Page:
‘‘If you’re a racist and you kill someone, that doesn’t mean it’s a hate crime,’’ said Timothy Heaphy, a former U.S. attorney in the Western District of Virginia, which encompasses Charlottesville. ‘‘There has to be an explicit connection between the two for it to be a civil rights offense.’’
Heaphy, who lives in Charlottesville, said that federal and local authorities will coordinate as they pore through Fields’ history and social media accounts and speak with people that know him in an effort to uncover whether there was anything directly linking the car attack to a hateful ideology.
‘‘The question is, is there a connection between the odious views that this person evidently has and his action at that time?’’ Heaphy said.
Federal officials, who launched a civil rights investigation Saturday, have approached the incident as both an act of terror and a civil rights case. The Justice Department said it dispatched FBI counterterrorism agents and counterterrorism prosecutors Saturday.
On Wednesday, the FBI announced that it had established a tip line as well as a website to handle an influx of information from people trying to help authorities with the investigation into what happened in Charlottesville. The bureau said that ‘‘many citizens have proactively contacted law enforcement to provide information and video captured of possible criminal activities and persons’’ over the weekend.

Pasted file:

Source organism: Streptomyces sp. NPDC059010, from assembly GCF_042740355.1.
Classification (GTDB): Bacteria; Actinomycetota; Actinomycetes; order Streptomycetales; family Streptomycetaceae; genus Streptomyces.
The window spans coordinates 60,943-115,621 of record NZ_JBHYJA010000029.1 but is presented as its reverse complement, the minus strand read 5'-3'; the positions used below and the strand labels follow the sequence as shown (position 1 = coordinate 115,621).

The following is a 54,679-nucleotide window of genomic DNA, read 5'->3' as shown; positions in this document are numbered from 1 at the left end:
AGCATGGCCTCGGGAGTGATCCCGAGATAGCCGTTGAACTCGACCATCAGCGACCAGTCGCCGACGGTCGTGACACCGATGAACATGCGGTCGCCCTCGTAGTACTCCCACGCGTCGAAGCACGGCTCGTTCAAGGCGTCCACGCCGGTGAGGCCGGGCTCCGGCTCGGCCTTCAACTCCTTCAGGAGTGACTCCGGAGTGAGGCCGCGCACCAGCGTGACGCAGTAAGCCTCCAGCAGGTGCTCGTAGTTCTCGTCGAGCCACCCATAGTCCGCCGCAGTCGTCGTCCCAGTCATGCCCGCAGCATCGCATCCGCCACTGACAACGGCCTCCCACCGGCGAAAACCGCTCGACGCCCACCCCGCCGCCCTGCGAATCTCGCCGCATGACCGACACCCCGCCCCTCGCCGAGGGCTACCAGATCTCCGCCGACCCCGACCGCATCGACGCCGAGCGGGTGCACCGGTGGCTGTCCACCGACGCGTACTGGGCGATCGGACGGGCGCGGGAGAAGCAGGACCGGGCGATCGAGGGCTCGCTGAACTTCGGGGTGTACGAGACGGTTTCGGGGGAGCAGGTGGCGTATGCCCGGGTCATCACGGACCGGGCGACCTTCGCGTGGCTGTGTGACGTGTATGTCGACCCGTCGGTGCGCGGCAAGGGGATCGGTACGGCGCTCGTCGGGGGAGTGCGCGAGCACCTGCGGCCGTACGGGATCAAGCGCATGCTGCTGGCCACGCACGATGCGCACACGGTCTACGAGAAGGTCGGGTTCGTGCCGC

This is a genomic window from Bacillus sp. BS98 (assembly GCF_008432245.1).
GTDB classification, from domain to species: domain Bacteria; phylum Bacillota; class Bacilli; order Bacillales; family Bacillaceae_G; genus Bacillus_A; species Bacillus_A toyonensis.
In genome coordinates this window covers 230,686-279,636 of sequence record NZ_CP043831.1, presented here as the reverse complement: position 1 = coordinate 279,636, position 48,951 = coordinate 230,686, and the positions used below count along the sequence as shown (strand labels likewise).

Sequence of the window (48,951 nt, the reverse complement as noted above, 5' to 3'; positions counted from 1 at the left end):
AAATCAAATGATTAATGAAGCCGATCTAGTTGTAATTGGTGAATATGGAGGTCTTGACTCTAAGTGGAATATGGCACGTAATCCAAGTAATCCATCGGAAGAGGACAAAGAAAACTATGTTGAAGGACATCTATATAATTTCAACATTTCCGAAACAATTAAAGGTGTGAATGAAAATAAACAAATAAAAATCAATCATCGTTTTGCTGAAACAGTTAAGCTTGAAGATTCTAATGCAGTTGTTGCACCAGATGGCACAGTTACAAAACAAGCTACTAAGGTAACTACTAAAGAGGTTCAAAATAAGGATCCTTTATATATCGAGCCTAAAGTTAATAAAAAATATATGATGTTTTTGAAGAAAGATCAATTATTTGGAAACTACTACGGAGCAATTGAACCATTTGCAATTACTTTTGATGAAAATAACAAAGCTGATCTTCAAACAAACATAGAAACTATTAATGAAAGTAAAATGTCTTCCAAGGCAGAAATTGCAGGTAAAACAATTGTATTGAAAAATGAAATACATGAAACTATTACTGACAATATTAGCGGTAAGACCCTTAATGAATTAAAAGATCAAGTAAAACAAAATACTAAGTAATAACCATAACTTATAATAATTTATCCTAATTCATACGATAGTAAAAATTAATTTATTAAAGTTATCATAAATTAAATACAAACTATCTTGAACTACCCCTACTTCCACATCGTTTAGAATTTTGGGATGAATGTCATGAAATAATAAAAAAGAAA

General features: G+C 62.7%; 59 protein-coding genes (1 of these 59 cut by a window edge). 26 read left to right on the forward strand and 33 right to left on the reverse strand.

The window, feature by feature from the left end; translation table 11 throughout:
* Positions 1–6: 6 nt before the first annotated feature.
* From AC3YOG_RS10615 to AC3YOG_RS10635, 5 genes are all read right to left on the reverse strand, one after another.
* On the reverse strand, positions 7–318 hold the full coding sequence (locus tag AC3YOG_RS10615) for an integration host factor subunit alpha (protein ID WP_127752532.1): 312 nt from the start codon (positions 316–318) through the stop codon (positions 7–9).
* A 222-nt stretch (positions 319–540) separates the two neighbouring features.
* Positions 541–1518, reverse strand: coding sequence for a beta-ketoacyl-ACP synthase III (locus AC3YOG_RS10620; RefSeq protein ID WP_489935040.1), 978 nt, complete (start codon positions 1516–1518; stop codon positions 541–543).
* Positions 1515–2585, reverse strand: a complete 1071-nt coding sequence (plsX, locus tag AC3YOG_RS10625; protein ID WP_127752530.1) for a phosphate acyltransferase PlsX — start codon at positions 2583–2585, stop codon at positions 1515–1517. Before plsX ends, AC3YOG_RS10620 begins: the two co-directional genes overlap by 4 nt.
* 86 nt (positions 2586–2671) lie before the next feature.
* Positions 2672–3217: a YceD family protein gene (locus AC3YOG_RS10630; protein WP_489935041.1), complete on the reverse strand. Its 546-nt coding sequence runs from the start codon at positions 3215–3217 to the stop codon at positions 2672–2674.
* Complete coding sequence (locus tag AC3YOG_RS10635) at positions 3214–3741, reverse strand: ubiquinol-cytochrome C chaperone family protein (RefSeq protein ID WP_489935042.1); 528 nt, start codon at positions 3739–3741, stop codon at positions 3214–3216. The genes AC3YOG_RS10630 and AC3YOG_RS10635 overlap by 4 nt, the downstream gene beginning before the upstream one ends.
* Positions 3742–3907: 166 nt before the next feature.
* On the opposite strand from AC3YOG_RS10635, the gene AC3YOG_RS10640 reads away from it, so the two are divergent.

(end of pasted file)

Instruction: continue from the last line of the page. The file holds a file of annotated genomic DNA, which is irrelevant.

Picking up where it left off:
Sessions said Wednesday that federal authorities could ultimately opt to prosecute a civil rights violation, a hate crime or unspecified ‘‘other charges’’ in the case.
‘‘We are working it intensely on the assumption that we may well want to prosecute it under one of those theories or whatever theory that we would find,’’ he told NBC. ‘‘We’re also working with the state and local authorities who clearly have jurisdiction too, and often they’re the ones that have the best charge.’’
In some other cases, federal authorities followed local charges with their own. This happened in two high-profile situations in South Carolina recently. After the Charleston church massacre in 2015, local authorities charged the attacker, Dylann Roof, with murder. The Justice Department later indicted him on federal hate crime charges. Similarly, after Michael Slager - a former North Charleston police officer - was charged locally with murder for shooting a man fleeing a traffic stop, a federal civil rights charge was filed against him.
In both cases, the federal charges proved key. Roof was found guilty in his federal trial and sentenced to death, so he pleaded guilty to the state charges to avoid a second death-penalty trial. A mistrial was declared in Slager’s local trial on the murder charge. Though local prosecutors had pledged to try him again, the local and federal cases were both resolved in May when the former officer pleaded guilty to the federal civil rights charge.
Sessions said that whatever authorities decide to do in Charlottesville, ‘‘you can be sure it’ll be fully investigated and thoroughly prosecuted.’’